EGU21-13062
https://doi.org/10.5194/egusphere-egu21-13062
EGU General Assembly 2021
© Author(s) 2021. This work is distributed under
the Creative Commons Attribution 4.0 License.

Advances and challenges in the past decade: from univariate to multivariate bias adjustment of climate models for impact studies

Faranak Tootoonchi1, Jan Olaf Haerter2, Olle Raty3, Thomas Grabs1, and Claudia Teutschbein1
Faranak Tootoonchi et al.
  • 1Uppsala University, Earth Science, Uppsala, Sweden (faranak.tootoonchi@geo.uu.se)
  • 2Niels Bohr Institute, University of Copenhagen, Copenhagen, Denmark
  • 3Finnish Meteorological Institute, Helsinki, Finland

Climate models are primary tools to reconstruct past and predict future climates. It is common procedure to use general circulation models (GCMs) for large scale studies and regional climate models (RCMs), for impact studies at a finer spatial resolution. However, climate models face biases compared to observation. To overcome these biases, different statistical methods have been suggested in the scientific literature that employ a transformation algorithm to re-scale (or bias-correct) RCM outputs. Some of these methods (e.g. univariate methods that adjust only one RCM-simulated variable at a time) are comparatively easy to implement while others (e.g., multi-variate correction that guarantees consistency in spatiotemporal fields and different climate variables) that have been introduced lately to the field, are more complex and require advanced statistical knowledge and more computing power. Therefore, the need to further investigate the performance of the latest more complex bias-adjustment methods under different climatic conditions still exists and their added value still needs to be evaluated from different aspects.

Thus, we assessed the skill of two commonly used multivariate methods, namely copula based bias adjustment methods and non-parametric n-dimensional multivariate bias correction (MBCn). We further compared them with widely used univariate methods, i.e. the parametric distribution mapping (DS) and the non-parametric quantile delta mapping (QDM), to adjust RCM-simulated temperature and precipitation. We evaluated these methods over 55 Swedish catchments varying in size and climatic features using an ensemble of 10 different RCMs under varying climate conditions to check multiple features that represent both probabilistic and temporal behavior. To evaluate how these methods, perform in nonstationary climate conditions, we performed the assessment over two periods of 22 years each, where the period 1961-1982 is used for calibration and 1983-2004 for validation. The adequacy of each bias adjustment method in reducing the biases varies depending on several factors such as the studied watershed, the applied RCM model, utilized climate variable and the statistical feature that is subjected to adjustment. We further discuss potential issues and trade-offs of each of the applied methods and present an evaluation of each bias-corrected climate variable in terms of its (1) statistical properties, (2) temporal behavior utilizing cross correlation and autocorrelation measures, and (3) dependence structure to the other variable with help of copula-based dependence measures. Finally, we also examined how the four bias-adjustment methods influence the Clausius Clapeyron relation, which serves as an important climatic illustration of the relationship between extreme precipitation and temperature.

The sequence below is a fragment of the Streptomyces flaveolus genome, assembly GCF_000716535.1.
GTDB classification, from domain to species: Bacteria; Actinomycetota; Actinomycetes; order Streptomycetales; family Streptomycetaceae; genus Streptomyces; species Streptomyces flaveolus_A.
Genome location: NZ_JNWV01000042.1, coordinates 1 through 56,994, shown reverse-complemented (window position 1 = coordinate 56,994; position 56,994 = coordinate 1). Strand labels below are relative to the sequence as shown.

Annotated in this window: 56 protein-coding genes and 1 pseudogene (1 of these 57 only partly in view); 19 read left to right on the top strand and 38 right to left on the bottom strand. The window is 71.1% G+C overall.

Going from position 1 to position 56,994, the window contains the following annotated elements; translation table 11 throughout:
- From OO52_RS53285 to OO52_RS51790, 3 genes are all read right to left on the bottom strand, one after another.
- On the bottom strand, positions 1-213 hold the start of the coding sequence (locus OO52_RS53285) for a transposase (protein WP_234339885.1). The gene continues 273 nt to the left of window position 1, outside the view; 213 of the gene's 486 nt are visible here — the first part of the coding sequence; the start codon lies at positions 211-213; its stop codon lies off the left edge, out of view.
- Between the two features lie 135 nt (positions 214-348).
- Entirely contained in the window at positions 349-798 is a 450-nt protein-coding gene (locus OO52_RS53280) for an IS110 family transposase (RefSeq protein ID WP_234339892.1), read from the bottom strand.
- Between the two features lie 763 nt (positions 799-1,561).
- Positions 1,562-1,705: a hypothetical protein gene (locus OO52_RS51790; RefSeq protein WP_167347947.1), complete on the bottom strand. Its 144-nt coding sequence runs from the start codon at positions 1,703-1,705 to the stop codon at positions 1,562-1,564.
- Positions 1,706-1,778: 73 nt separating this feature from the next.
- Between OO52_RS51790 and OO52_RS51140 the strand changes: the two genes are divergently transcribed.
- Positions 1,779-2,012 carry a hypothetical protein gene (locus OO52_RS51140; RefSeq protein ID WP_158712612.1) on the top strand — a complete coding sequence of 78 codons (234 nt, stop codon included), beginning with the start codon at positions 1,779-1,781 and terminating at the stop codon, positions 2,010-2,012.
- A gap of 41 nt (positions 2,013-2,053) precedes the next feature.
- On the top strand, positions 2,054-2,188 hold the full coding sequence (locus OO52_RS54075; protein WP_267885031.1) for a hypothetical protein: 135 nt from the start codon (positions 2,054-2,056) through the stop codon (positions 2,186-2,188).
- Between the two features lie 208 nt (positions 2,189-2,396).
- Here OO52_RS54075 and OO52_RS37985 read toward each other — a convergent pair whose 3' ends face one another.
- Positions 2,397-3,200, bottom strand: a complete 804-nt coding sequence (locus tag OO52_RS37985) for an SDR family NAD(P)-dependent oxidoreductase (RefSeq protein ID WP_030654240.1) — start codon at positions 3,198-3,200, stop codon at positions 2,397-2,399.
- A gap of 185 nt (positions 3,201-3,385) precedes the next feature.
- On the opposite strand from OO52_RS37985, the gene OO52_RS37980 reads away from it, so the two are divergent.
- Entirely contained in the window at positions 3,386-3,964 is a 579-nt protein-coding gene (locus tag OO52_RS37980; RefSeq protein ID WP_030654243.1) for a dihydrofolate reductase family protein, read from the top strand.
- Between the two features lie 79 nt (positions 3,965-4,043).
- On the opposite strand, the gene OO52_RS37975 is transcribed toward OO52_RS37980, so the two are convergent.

How to cite: Tootoonchi, F., Haerter, J. O., Raty, O., Grabs, T., and Teutschbein, C.: Advances and challenges in the past decade: from univariate to multivariate bias adjustment of climate models for impact studies, EGU General Assembly 2021, online, 19–30 Apr 2021, EGU21-13062, https://doi.org/10.5194/egusphere-egu21-13062, 2021.

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